- Despite all of the evidence to the contrary, the Trump administration continues to reject the idea Afghanistan is America’s “forever war” as the conflict nears its 17th anniversary.
- Experts say America is losing the war even as the Pentagon contends increased military pressure will help spark peace talks.
- Research shows the war has reached its deadliest point in years.
- A US soldier on his 13th deployment overseas was killed in an insider attack in Afghanistan on Monday.
Command Sgt. Maj. Timothy Bolyard was on his 13th deployment overseas when he was killed in an insider attack in Afghanistan on Monday.
Bolyard, who was 42, had served in the US Army for 24 years and was less than two months away from coming home and retiring, according to his son. The following day, Army Staff Sgt. Diobanjo Sanagustin died in a non-combat incident at Bagram Airfield, becoming the seventh US service member killed there so far in 2018, fighting in a war that has largely been forgotten by the US public and that experts say America is losing.
These deaths are another sign the war is not going well for the US as the Trump administration continues to avoid the subject or downplay the situation on the ground by pointing to signs of progress even as the death toll spikes higher. President Donald Trump is reportedly so eager to find a way out that he’s asking anyone around, including his 27-year-old personal assistant, for military advice.
“Nobody really wants to come to grips with this war – particularly within the Pentagon or this administration,” said Anthony Cordesman, one of three influential defence experts who view the war as all but lost. “They’re letting it slide out of visibility.”
The war is as deadly as ever
Last year, Trump announced a new strategy in Afghanistan, which involved increasing US troop presence by several thousand, ramping up the US bombing campaign against the Taliban, and increased focus on training and assisting local forces.
During a surprise visit to Kabul in July, Secretary of State Mike Pompeo claimed the strategy was working and suggested it was pushing the Taliban toward embracing a peace process.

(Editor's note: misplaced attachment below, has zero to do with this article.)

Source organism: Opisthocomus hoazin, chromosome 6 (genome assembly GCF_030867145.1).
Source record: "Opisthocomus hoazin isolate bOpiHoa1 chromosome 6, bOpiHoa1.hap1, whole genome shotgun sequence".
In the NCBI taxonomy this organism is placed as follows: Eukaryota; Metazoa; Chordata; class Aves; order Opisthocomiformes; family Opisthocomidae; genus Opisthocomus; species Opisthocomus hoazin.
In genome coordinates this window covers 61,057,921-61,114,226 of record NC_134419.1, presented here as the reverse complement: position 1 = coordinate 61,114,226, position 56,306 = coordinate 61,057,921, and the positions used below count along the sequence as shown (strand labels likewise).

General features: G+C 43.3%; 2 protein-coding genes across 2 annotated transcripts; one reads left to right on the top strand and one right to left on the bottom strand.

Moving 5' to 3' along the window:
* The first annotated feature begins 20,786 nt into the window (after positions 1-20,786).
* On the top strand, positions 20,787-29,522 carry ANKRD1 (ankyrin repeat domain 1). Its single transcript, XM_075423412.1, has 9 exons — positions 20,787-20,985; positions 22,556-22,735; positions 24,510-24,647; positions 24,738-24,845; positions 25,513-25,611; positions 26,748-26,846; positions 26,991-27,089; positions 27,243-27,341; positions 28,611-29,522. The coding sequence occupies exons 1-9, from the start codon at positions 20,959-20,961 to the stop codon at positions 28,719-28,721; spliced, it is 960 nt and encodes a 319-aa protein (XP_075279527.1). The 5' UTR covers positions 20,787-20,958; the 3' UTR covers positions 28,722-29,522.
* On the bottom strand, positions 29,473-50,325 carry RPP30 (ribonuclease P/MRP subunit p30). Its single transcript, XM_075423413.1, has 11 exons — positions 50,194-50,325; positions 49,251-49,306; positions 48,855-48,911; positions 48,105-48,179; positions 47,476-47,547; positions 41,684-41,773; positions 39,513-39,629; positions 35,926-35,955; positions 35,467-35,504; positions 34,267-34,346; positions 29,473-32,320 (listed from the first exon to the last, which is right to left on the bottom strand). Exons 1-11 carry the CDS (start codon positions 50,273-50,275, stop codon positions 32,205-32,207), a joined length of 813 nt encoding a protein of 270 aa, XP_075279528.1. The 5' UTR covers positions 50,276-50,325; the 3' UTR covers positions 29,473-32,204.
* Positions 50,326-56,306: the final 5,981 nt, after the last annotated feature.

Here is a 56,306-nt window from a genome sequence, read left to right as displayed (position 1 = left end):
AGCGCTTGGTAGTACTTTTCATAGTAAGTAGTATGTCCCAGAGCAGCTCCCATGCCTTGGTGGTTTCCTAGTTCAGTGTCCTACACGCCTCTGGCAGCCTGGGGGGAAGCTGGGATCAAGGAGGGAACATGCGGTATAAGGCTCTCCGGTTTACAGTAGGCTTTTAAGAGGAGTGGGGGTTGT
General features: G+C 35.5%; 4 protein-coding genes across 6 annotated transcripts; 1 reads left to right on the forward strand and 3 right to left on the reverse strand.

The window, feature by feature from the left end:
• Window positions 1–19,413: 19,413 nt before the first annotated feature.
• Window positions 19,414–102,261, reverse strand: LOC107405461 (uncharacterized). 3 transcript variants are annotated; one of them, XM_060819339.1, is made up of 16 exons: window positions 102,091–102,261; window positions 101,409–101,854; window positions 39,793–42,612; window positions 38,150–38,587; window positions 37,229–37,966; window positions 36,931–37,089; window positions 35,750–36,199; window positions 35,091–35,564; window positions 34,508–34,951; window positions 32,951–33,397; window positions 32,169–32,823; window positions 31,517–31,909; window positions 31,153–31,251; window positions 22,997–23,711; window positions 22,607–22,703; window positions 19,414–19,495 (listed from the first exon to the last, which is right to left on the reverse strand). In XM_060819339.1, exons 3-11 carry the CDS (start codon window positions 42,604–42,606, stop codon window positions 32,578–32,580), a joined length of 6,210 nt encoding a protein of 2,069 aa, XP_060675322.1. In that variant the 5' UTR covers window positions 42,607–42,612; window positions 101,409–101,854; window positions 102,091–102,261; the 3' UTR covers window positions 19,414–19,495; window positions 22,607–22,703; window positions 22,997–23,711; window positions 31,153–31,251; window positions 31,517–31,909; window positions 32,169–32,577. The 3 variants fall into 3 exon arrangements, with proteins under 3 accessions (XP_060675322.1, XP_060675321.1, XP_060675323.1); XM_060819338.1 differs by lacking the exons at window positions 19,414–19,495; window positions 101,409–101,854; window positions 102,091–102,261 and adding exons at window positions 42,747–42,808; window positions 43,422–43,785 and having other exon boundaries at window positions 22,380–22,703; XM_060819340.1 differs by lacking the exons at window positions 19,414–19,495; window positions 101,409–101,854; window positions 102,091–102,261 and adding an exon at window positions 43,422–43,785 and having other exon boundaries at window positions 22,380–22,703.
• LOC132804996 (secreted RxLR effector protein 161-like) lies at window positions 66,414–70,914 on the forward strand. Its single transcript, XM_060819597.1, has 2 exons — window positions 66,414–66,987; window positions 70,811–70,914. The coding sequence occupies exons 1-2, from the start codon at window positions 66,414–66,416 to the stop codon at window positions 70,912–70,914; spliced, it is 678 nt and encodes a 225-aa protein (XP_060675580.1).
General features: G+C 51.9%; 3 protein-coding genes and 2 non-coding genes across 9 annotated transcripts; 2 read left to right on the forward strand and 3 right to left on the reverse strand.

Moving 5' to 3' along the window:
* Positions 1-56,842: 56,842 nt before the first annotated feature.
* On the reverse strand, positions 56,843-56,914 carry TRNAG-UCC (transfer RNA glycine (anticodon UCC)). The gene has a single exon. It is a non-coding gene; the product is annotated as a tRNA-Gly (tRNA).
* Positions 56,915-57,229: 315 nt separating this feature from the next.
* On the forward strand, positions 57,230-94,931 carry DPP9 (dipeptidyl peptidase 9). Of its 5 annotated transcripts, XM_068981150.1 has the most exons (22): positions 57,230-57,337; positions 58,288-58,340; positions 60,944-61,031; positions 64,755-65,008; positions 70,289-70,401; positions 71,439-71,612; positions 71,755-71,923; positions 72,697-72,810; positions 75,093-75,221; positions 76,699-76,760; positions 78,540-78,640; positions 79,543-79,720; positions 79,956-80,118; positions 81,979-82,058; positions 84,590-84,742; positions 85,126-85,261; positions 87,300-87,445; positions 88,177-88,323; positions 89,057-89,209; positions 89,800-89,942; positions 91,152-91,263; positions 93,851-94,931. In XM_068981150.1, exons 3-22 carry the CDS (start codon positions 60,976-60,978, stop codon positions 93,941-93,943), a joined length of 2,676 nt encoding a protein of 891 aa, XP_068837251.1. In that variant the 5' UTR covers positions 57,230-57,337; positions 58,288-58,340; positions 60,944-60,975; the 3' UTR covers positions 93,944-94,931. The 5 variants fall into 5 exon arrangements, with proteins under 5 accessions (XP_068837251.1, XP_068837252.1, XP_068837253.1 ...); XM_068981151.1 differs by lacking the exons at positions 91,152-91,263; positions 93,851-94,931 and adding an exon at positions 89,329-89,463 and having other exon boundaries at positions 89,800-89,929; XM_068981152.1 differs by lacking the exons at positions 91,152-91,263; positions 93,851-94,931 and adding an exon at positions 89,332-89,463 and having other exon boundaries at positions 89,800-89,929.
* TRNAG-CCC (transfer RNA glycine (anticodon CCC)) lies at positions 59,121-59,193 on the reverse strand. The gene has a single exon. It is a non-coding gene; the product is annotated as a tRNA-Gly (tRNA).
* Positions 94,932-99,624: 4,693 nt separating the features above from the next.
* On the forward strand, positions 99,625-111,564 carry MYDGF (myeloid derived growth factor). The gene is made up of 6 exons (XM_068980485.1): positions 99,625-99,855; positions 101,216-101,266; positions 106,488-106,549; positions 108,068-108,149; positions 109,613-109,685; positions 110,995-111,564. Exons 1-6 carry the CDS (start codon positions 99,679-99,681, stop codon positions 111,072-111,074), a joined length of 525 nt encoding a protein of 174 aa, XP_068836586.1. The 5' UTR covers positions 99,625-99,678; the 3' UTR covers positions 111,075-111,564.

But the numbers surrounding the conflict paint a different picture.
The Taliban controls or contests nearly half of all the country’s districts and the Islamic State also has a foothold in the country.
There are currently around 15,000 US troops stationed in Afghanistan. Their presence serves as a tenuous support system for a weak, corrupt Afghan government, which would undoubtedly fall if the US military suddenly pulled out.
Safety can’t even be guaranteed in the capital, which is frequently the site of bombings and other deadly violence.
Meanwhile, recent research suggests the total number of battle deaths in Afghanistan, including civilians and combatants on both sides, will soon surpass 20,000 in 2018. Based on this data, the war is at its deadliest point in years.
Trends suggest that the total number of battle deaths in Afghanistan will exceed 20,000 this year, including civilians and combatants on both sides. Historical data is flawed, but the war may be growing more intense than anything since the 1980s. https://t.co/ac7K73CZjM pic.twitter.com/qiweTv8I8M
— Graeme Smith (@smithkabul) July 23, 2018
‘I can’t guarantee you any timeline or an end date’
Despite all of the evidence to the contrary, the Pentagon and Trump administration continue to reject the idea Afghanistan is America’s “forever war” as the conflict nears its 17th anniversary.
Chairman of the Joint Chiefs of Staff Marine Gen. Joseph F. Dunford Jr. in late August claimed he didn’t believe the US would have an “enduring large military commitment.”
Simultaneously, Defence Secretary James Mattis conceded the Afghanistan conflict is “not an easy fight,” but pushed back against the notion the Taliban is routinely overpowering local forces trained by the US.
“If you look at where the Taliban were and what they were claiming they were going to do two years ago, one year ago, they have not succeeded in taking down these towns and holding these towns,” Mattis said at the time.
But despite such assurances the US military and Trump administration still struggle to offer specifics on how long the US might remain in Afghanistan.
Army Gen. Austin Scott Miller, the new commander of US and NATO troops in Afghanistan, in June said he could not guarantee “any timeline or an end date” regarding America’s role in the conflict.